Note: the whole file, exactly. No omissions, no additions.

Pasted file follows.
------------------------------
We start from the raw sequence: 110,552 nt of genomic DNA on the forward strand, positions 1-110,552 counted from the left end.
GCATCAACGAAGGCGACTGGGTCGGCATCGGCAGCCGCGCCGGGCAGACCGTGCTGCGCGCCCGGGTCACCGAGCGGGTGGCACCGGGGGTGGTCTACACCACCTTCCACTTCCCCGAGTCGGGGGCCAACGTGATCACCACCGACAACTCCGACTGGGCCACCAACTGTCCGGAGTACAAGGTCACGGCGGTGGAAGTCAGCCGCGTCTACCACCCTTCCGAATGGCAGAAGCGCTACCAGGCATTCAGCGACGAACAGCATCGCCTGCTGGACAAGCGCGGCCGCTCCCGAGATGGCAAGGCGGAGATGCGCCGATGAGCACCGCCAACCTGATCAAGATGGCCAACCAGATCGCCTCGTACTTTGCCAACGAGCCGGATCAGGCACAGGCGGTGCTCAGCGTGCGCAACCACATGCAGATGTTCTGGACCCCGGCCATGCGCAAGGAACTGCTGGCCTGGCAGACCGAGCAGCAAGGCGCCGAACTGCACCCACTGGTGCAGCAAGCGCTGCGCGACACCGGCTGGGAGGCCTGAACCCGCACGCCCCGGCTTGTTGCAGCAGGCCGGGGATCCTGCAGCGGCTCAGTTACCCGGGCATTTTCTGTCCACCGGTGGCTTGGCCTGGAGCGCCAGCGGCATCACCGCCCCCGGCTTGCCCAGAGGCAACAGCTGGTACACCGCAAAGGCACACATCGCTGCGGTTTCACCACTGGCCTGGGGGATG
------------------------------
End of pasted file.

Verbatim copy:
We start from the raw sequence: 110,552 nt of genomic DNA on the forward strand, positions 1-110,552 counted from the left end.
GCATCAACGAAGGCGACTGGGTCGGCATCGGCAGCCGCGCCGGGCAGACCGTGCTGCGCGCCCGGGTCACCGAGCGGGTGGCACCGGGGGTGGTCTACACCACCTTCCACTTCCCCGAGTCGGGGGCCAACGTGATCACCACCGACAACTCCGACTGGGCCACCAACTGTCCGGAGTACAAGGTCACGGCGGTGGAAGTCAGCCGCGTCTACCACCCTTCCGAATGGCAGAAGCGCTACCAGGCATTCAGCGACGAACAGCATCGCCTGCTGGACAAGCGCGGCCGCTCCCGAGATGGCAAGGCGGAGATGCGCCGATGAGCACCGCCAACCTGATCAAGATGGCCAACCAGATCGCCTCGTACTTTGCCAACGAGCCGGATCAGGCACAGGCGGTGCTCAGCGTGCGCAACCACATGCAGATGTTCTGGACCCCGGCCATGCGCAAGGAACTGCTGGCCTGGCAGACCGAGCAGCAAGGCGCCGAACTGCACCCACTGGTGCAGCAAGCGCTGCGCGACACCGGCTGGGAGGCCTGAACCCGCACGCCCCGGCTTGTTGCAGCAGGCCGGGGATCCTGCAGCGGCTCAGTTACCCGGGCATTTTCTGTCCACCGGTGGCTTGGCCTGGAGCGCCAGCGGCATCACCGCCCCCGGCTTGCCCAGAGGCAACAGCTGGTACACCGCAAAGGCACACATCGCTGCGGTTTCACCACTGGCCTGGGGGATG